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Chapter 5 Binomial Distribution

5 BINOMIAL
DISTRIBUTION
Objectives
After studying this chapter you should

be able to recognise when to use the binomial distribution;

understand how to find the mean and variance of the
distribution;

be able to apply the binomial distribution to a variety of
problems.

Note: Statistical tables can be found in many books and are also available online.

5.0

Introduction

'Bi' at the beginning of a word generally denotes the fact that the meaning involves 'two' and binomial is no exception. A random variable follows a binomial distribution when each trial has exactly two possible outcomes. For example, when Sarah, a

practised archer, shoots an arrow at a target she either hits or misses each time. If X is 'the number of hits Sarah scores in ten shots', then the probabilities associated with 0, 1, 2, ..., 10 hits can be expected to follow a particular pattern, known as the binomial distribution.

5.1

Finding the distribution

You have already met this type of distribution in Chapter 4, as can be seen in the following example.

Example
Ashoke, Theo and Sadie will each visit the local leisure centre to swim on one evening next week but have made no arrangement
between themselves to meet or go on any particular day. The
random variable X is 'the number of the three who go to the
leisure centre on Wednesday'. Find the probability distribution for X.

99

Chapter 5 Binomial Distribution

Solution
The probabilities of 0, 1, 2 or 3 people going on Wednesday can be found by using the tree diagram method covered in Section 1.5. The following tree diagram shows probabilities for how many go on Wednesday.

Prob.
X

6
7

1
7

s

e
go

on

ed
W

do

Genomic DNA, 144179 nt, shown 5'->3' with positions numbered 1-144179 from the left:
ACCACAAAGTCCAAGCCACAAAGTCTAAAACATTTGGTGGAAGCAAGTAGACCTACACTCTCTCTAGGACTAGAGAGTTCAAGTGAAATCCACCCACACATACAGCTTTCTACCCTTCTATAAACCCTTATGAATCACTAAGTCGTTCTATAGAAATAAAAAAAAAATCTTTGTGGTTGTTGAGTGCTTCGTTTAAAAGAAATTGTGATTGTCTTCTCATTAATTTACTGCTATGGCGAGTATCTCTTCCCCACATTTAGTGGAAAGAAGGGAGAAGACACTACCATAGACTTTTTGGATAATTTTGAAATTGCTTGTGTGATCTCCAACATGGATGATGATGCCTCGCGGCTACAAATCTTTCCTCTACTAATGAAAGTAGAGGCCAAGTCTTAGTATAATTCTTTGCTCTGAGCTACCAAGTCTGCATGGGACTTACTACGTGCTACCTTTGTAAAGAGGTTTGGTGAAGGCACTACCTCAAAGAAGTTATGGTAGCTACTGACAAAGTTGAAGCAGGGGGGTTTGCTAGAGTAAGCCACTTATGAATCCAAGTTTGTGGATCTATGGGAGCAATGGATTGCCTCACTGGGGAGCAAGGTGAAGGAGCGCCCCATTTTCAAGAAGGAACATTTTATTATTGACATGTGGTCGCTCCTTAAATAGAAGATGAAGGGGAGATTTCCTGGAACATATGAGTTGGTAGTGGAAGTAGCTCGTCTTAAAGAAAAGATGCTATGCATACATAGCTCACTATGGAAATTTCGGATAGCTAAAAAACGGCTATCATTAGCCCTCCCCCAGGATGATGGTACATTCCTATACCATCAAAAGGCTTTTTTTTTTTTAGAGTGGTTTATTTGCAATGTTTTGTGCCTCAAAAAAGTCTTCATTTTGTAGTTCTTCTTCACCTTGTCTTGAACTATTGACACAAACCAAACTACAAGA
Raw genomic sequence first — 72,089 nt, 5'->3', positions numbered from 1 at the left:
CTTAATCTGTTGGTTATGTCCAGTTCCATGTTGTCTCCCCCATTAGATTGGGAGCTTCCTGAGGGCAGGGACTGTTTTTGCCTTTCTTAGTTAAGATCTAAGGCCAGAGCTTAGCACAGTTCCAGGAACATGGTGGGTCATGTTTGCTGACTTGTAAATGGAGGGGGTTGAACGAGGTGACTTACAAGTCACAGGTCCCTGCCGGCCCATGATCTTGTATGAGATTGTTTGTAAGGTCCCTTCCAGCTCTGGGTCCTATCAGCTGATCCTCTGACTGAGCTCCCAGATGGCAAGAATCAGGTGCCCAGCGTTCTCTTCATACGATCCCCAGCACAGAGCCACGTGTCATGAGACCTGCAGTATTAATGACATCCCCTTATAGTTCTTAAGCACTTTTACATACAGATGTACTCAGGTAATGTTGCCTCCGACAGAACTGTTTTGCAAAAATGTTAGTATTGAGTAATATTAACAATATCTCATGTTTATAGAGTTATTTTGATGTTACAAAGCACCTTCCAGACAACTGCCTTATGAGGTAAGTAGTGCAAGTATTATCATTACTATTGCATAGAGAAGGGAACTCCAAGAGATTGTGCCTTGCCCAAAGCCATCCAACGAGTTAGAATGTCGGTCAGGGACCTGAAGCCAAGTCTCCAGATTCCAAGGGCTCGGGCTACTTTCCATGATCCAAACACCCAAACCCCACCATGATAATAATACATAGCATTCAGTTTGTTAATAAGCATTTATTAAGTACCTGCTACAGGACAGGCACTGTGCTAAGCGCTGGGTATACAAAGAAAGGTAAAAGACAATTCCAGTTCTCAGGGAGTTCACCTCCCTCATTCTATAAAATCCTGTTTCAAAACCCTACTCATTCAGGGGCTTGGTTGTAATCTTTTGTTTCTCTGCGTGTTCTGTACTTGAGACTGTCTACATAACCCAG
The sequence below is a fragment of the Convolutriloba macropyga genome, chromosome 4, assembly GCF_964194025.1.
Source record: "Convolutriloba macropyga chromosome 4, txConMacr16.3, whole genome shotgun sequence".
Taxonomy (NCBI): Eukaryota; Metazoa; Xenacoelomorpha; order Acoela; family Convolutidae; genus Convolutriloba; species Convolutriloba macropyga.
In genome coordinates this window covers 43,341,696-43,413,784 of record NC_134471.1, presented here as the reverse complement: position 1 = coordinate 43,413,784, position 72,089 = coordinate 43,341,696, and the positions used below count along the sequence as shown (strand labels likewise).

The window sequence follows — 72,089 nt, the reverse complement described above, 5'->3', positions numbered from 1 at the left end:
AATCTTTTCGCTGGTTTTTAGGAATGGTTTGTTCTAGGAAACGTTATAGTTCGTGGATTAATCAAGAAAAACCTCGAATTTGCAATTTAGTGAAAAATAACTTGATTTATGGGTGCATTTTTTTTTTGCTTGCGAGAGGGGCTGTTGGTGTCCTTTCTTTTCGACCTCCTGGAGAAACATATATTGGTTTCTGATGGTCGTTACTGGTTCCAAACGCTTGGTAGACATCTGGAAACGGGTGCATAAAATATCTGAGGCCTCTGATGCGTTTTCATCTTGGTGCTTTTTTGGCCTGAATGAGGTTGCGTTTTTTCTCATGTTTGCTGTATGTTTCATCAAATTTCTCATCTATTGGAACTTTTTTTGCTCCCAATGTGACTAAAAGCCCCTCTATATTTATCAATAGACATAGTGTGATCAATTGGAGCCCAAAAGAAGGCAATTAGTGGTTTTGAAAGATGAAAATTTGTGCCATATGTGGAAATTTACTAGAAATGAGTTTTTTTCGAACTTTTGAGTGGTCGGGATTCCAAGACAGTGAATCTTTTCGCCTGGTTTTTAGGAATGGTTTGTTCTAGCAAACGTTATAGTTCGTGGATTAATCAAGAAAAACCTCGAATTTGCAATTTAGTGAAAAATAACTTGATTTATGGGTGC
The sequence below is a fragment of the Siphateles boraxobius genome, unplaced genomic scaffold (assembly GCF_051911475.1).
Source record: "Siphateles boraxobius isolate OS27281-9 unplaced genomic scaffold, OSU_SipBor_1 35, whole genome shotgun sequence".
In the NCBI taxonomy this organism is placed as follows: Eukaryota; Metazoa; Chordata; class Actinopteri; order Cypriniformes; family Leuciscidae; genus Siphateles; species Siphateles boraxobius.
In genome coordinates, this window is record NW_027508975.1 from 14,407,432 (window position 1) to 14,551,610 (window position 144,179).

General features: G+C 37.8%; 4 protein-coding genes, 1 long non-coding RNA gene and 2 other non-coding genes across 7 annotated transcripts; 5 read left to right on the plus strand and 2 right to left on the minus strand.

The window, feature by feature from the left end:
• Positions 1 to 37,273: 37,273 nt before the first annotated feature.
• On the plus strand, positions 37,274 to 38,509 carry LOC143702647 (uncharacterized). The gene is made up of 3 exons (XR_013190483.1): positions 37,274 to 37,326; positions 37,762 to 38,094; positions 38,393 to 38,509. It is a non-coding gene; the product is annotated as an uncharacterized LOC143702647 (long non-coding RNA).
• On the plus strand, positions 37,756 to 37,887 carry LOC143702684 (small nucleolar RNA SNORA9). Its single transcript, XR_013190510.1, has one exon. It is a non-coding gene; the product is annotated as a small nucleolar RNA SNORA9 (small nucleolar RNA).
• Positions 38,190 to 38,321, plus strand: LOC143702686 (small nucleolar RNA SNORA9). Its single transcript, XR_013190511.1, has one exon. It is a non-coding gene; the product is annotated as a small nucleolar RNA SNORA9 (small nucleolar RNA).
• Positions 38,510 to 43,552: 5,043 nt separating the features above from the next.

es

6
7

tg

6
7

1
7

1
1
7
1
7

oo

Ashoke

2

nW
ed

2
6
7

616
××
777
661
××
777

0

666
××
777

6
7

You can see that

and

P( X = 2 ) =

66
×
77
11
×
77

1

1
7

Theo

3

1
7
6
7
1
7

1

6
7

P ( X = 3) =  1  ,
 7

1
×
7
1
×
7
6
×
7

1
×
7
6
×
7

2

1
7

6
7

no

1
×
7
1
×
7
1
×
7

3

1
7

6
P ( X = 0) =  
 7

3

116
161
611
××
+
××
+
××
777
777
777
2

 1  6
= 3×   
 7  7

P ( X = 1) =

166
616
661
××
+
××
+
××
777
777
777
2

 1  6
=3×   .
 7  7

This gives the table below:
x

0

P( X = x )

 6

 7

=

100

1
3

216
343

 1 6
3   
 7 7

=

108
343

2
2

3

2

 1  6
3   
 7  7

=

18
343

 1

 7

=

3

1
343

Chapter 5 Binomial Distribution

The method used in the example above can be extended to a
fourth person so that there will be sixteen branches to cover all the possibilities as shown in the diagram below, with X now
'the number of the four people who go on Wednesday'.
W
X

.

Prob.

4

()

3

()()

3

()()

2

()()

3

()()

2

()()

2

2

()()

2

1

( )( )

3

()()

2

()()

2

2

()()

2

1

( )( )

2

()()

1

( )( )

3

1

( )( )

3

0

()

1
7

4

3

1
7

3

1
7

6
7

2

1
7

6
7

3

1
7

6
7

2

1
7

6
7

6
7

1
7

3

1
7

6
7

2

1
7

6
7

6
7

1
7

2

1
7

6
7

1
7

3

6
7

6
7

1
7

3

6
7

2

1
7

2

6
7

2

1
7

6
7

6
7

2

4

The resulting probability distribution is
x

0

P( X = x )

 6
 7

1
4

16
4   
 7  7

2
3

2

6
1
6   
 7  7

3
2

4

3

 1
 7

6
1
4   
 7  7

4

The fractions are as you might expect. For instance, looking at 12 62
P ( X = 2) = 6     ,
 7  7
since you are interested in having two present and the

( 1 )2 is explained, and as two are
7
2
not to attend this produces the ( 6 ) .
7
probability for each is 1 , the
7

101

Chapter 5 Binomial Distribution

Explain the reason for the coefficient 6.
This has come from the second of the tree diagrams: there are six branches corresponding to two being present. This is

(1)s
7

because there are six ways of writing down two

(6)s
7

and two

in a row and each produces a branch.

The six ways are shown below:

1

×

7
6
7

1

×

7
×

1
7

×

6

6
×,
77

1

1

6

×

7

6
×,
77

7

6

×

7
×

1
7

×

1

6
×,
77

1

6

6

×

7

1
×,
77

6

×

6

×

1

7
×

7

6
7

1
×,
77

1
×.
77

Pascal's Triangle
1

There are four fractions to write down, two of each type, and the number of different ways of combining these is six. You don't want to draw a tree diagram every time so another method can 1
be d...